Other issues included the materials to be used for visible parts of the car when the canopy is open. Remember, this is a design study, not a production car, but the photos still need to show a high quality finish. Back in Sweden, final details such as the steering wheel and other interior fittings were being overseen by Rokke. Leary’s innovative controller device was also finalised – a centralised block that closes the canopy, starts the vehicle, is a gear selector and media driver all in one unit.

Alex Daniel split his time between Sweden and Italy and by December, just two months from the premiere at the end of February, was overseeing the whole project.

An inspired body needs an inspiring powerplant to propel it. As this is primarily a study in design, the actual engine in the Aero-X is merely there for functional purposes – moving it from A to B. Saab did come up with a concept engine to accompany the press materials, however. A 2.8 litre twin-turbo V6 tuned to run on 100% bioethanol and produce 400HP.

Power is applied through a seven speed manual gearbox via an AWD system that applies the 500 Nm of torque to produce performance projected in the sub-5 second category. All of this is, of course, theoretical, though much of the technology underpinning the theory is in use already.

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Did the Aero-X live up to it’s vision as the ultimate statement for the Saab brand?

The reaction in Geneva was all-encompassing and overwhelming. The Aero-X won the best-in-show award and has been the subject of numerous automotive news and magazine articles since. It has provided a blueprint design language that we’re assured will make its way through the Saab model line in due course. Perhaps it will be personified in a smaller coupe in the near future as reported. Time will tell.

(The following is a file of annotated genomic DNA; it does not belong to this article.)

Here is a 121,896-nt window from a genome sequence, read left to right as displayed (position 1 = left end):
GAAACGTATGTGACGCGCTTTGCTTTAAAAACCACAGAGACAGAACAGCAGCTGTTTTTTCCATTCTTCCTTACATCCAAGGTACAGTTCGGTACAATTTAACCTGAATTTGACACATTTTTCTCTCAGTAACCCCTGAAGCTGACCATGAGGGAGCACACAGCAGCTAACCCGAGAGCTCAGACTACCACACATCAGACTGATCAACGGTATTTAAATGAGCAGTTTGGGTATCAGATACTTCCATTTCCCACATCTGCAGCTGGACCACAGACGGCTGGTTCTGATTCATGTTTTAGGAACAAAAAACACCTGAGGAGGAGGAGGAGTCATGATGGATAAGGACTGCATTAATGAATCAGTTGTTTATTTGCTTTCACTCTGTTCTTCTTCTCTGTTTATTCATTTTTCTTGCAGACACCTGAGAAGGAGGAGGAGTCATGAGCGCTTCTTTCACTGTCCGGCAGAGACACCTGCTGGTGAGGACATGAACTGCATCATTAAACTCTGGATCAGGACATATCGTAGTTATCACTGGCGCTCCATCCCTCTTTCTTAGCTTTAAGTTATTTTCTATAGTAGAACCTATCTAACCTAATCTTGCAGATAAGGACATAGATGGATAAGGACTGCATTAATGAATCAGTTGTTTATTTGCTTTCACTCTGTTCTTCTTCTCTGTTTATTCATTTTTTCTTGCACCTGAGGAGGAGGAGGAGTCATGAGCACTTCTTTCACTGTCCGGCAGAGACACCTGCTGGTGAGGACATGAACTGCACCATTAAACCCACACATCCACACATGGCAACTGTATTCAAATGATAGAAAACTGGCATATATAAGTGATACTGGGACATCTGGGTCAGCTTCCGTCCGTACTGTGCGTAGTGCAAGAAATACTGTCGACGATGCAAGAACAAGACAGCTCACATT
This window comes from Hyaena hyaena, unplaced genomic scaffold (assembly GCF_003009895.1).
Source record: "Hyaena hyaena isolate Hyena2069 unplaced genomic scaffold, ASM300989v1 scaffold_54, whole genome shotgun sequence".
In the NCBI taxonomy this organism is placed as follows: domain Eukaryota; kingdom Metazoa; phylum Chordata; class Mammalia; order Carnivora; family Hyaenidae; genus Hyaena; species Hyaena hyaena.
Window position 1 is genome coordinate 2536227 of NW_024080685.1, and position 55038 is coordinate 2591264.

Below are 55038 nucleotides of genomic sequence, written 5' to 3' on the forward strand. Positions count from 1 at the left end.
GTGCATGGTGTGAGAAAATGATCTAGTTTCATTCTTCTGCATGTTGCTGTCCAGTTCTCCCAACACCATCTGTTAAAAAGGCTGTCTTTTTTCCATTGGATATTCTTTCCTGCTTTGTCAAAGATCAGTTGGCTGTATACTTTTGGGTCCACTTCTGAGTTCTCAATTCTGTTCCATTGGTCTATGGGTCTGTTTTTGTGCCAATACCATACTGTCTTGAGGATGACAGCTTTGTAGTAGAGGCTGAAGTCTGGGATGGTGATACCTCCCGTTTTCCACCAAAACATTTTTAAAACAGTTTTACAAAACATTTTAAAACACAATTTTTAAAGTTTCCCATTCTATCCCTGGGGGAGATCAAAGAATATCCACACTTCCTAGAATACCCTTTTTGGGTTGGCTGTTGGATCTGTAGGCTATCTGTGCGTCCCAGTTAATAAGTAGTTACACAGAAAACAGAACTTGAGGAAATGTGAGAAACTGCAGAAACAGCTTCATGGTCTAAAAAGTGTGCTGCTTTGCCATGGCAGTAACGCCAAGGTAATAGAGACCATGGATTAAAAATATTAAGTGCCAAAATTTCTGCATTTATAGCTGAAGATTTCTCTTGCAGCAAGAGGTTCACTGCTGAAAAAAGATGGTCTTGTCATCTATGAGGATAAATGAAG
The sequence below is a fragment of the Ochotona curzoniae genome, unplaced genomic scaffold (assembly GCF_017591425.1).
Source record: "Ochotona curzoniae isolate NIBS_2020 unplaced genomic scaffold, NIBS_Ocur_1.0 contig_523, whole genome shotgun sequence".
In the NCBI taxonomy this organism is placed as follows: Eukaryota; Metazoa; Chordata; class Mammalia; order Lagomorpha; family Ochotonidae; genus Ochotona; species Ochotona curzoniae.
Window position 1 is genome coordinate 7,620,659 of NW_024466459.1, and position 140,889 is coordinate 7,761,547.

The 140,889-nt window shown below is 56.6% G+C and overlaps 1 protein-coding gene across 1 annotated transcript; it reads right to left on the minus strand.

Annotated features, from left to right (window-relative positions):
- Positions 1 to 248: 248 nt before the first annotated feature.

It’s clear, however, that the Aero-X has had a profound effect. It’s inspired, inspiring, passionate and it has everyone wondering what it would be like to drive in THAT cabin behind THAT windscreen. People are talking about Saab again and it’s in no small part due to this fantastic concept – designed and built from scratch in just over 12 months.

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REFERENCES:

Car Design News (subscription)
Saab Magazine
Trollhattan Saab
GM Press releases

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6 Comments

  1. Thanks for a brilliant insight feature Swade- this really showed me things I did not know and had wondered about.

    Congrats on a great bit of “off the Troll-ey” thinking in collating all this and adding your own angle.

    I really enjoyed reading this. It’s what makes Trollhattan Saab superior.

    Come on folks, respond…

  2. Thanks Lance, but don’t believe the timestamp. As at the time of your comment it had only been up for around 10 minutes.

    Just finishing off reading your work now, by the way. Whetting my appetite for another 99T!

  3. I thought computers were supposed to make us more efficient, but sometimes they get in the way. The remark that “the design process was notable for the extensive use of manual methods, which were employed due to the urgency of the project” reminds me of another revolutionary auto, the Avanti which also had some aero basis. Raymond Loewy designed the car in a matter of weeks in 1962, and it was in production in 63.
    But, of course, they didn’t have the govt regulations to deal with back then.

    ctm mentioned in other comments that the 900 is the real Saab for the designers. I understand that Saab has too much on its plate right now, however, once they get over the hump and are stable, I hope they produce a 92 or 96 reminiscent car, kind of like the successful Mini Cooper.

  4. I still dont see too much Saab in the Aero-X design. A good Saab design is a car that when all the badges are removed you would be able to say “that is most definitely a Saab”. I actually think one of the best Saab designs was the 900 from 1993-1997 as it was a modern update of a classic Saab which they in turn ruined by sticking huge great bumpers on to make the first 9-3.

    Regretfully, the Aero-X looks like something designed in Asia – not Sweden and any resemblance to a Saab is pure coincidence.

    Very interesting article though Swade, thanks for sharing it πŸ™‚

  5. Well the debates go forth again ! πŸ˜‰

    Either way, Swade you rock ! Thanks for providing this in-depth look at the Aero-X for the masses to see. CDN is great but only for subscribers πŸ™